WILLIAMSTOWN, Mass. — The Planning Board is looking at whether to propose modifications to the town’s standards for exterior lighting.
At the board’s June 13 meeting, planner Chris Kapiloff told his colleagues that he and Ann McCallum hope to bring a recommendation back to the full panel as soon as September.
Kapiloff said the two-person working group has engaged Williams College and the Williamstown Fire District, which is responsible for street lighting in the community.
Kapiloff said the college already had a plan in motion to help create “softer, less piercing” lighting around the campus, which abuts various residential neighborhoods.
“I was not surprised that this is something Williams has not only been thinking about but actively doing,” Kapiloff said. “They’ve changed lights all over campus. They directed Ann and I to places where there is literally one building where the lights have been changed next to one where they have not so we can see the difference between them.”
Kapiloff, who at Tuesday’s meeting was elected the board’s chairman for 2017-18, said that any changes proposed to the town’s code would have to balance the desire to lower “light pollution” with the need to maintain public safety.
“It could probably be possible for our committee to go overboard with its recommendation,” Kapiloff said. “We have to keep the town safe, and lighting is a big part of that at night as well.
“We have had some input. We’ve printed hundreds of pages of reading material to see what other towns and cities throughout the country have done.”
Chris Winters and Kapiloff both expressed an aspiration that the town could reduce its street lighting if the Fire District thinks such a move is possible.
“It’s striking flying over the countryside and noting just how many street lights are lighting up huge swaths of nothing for eight hours at night, wasting tons of energy,” Winters said in a meeting telecast on the town’s community access television station, WilliNet. “They would seem to be relics of the past when there was, perhaps, need for light in those locations but not anymore.
“It would be nice to try to rationalize the street lighting in Williamstown, but it will require, of course, coordination with the Fire District.”
Kapiloff agreed and emphasized the need to generate a consensus before bylaw changes are proposed.
“We’re trying to rope in as big a group as we can,” he said. “I think it’s really important to take a reading of where the town is at the beginning of what we do so we don’t reach for too much and end up not accomplishing anything.”
Earlier this year, the Planning Board launched a community conversation to try to build consensus for changes to the housing bylaw that might allow more diversity of housing options in town.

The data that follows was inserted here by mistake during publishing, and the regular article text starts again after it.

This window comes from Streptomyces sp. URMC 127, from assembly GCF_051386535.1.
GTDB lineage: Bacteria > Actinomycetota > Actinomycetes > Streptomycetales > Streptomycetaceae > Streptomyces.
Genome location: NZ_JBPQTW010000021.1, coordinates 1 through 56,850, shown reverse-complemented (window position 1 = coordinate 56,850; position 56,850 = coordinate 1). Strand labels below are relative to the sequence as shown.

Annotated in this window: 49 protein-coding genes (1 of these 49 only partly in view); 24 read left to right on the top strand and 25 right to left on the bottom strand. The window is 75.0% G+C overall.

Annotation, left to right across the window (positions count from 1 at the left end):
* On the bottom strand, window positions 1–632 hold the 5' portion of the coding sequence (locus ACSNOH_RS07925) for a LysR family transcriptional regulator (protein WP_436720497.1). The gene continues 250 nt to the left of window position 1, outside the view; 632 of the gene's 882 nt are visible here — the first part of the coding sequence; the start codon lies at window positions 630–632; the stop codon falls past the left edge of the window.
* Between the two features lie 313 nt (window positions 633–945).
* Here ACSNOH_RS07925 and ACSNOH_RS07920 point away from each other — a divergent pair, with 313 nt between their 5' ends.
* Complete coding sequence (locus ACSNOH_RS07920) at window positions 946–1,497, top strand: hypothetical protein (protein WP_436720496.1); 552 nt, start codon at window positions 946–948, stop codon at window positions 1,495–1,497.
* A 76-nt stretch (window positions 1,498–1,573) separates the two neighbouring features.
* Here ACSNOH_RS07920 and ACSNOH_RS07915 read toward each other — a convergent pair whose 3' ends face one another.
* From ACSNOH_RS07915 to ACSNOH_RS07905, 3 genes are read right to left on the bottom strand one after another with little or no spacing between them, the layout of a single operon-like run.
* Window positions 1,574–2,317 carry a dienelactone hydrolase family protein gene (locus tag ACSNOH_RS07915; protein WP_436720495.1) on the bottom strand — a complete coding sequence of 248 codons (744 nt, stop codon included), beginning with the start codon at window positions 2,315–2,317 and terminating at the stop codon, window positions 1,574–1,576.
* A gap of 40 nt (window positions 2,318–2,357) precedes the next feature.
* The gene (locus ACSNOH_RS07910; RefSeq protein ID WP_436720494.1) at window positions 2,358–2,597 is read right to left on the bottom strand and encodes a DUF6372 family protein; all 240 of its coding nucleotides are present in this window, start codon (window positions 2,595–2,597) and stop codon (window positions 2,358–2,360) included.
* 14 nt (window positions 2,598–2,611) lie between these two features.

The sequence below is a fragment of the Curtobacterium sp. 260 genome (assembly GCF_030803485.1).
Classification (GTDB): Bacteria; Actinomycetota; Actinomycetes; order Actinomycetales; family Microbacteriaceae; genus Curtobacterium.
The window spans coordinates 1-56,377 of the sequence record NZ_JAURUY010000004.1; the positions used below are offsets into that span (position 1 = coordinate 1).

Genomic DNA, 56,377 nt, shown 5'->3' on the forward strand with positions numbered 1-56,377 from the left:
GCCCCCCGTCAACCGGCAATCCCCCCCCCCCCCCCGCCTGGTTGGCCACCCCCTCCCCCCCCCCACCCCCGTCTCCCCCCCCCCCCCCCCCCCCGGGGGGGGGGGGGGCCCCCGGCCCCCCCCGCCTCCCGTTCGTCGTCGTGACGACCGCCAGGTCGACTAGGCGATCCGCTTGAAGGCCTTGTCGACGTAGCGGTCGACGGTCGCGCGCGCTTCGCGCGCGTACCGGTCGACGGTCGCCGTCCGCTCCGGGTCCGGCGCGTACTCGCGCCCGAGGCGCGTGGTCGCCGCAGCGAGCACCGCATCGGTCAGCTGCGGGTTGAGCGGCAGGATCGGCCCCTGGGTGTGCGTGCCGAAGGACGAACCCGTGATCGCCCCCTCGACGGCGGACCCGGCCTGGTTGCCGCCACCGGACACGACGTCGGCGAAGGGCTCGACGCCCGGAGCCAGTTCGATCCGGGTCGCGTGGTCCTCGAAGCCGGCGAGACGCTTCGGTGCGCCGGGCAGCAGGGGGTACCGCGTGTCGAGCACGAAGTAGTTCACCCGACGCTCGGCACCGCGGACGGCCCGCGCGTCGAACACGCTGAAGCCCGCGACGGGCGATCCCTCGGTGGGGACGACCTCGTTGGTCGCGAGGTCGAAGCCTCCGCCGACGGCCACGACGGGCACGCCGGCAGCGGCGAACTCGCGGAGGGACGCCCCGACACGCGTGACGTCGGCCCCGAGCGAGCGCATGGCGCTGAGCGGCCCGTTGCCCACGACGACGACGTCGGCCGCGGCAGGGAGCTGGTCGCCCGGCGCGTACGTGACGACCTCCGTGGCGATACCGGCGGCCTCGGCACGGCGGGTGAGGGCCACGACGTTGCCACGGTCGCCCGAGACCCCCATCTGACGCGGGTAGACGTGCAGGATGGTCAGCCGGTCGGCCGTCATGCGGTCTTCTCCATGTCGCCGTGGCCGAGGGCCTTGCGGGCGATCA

On Tuesday, Town Planner Andrew Groff and Amy Jeschawitz related their experience sharing the initial results of the board’s study at a conference hosted by the Massachusetts Housing Partnership.
The town is using an MHP grant to hire consultants to look at the bylaw and gather community input.
“Where I see this going currently is I’d like to take the results we got from that community outreach process, the information that was compiled by [consultant] Jen Goldson and work on really trying to pull apart the bylaw and try to figure out how we can apply those lessons,” Groff said. “So in the fall, we’d be well positioned to have a proposal ready and have Jen come back and help us facilitate a community conversation around that proposal.
“As we’ve seen before, we’re clearly going to get more community response when there’s something concrete for people to toss back and forth.”
Planner Susan Puddester volunteered to join Jeschawitz on a working group to develop ideas to bring to the full board for consideration.
As soon as its next meeting, the Planning Board may see the fruits of a District Local Technical Assistance grant it received to look at land-use regulations related to agriculture.
On Tuesday, Jeschawitz told her colleagues she and Groff had met with representatives of the Berkshire Regional Planning Commission about a possible “ag overlay district.”
“That doesn’t mean that’s what it’s going to be, Jeschawitz said. “For lack of a better term, that’s how we phrased it.”
The intent is to help promote agriculture in the town, and the Planning Board and BRPC plan to engage the town’s Agricultural Commission in the discussion, Jeschawitz said.
“This is something we’ve talked about the last couple of years in fits and starts: how we can help the agricultural community business-wise,” Jeschawitz said.
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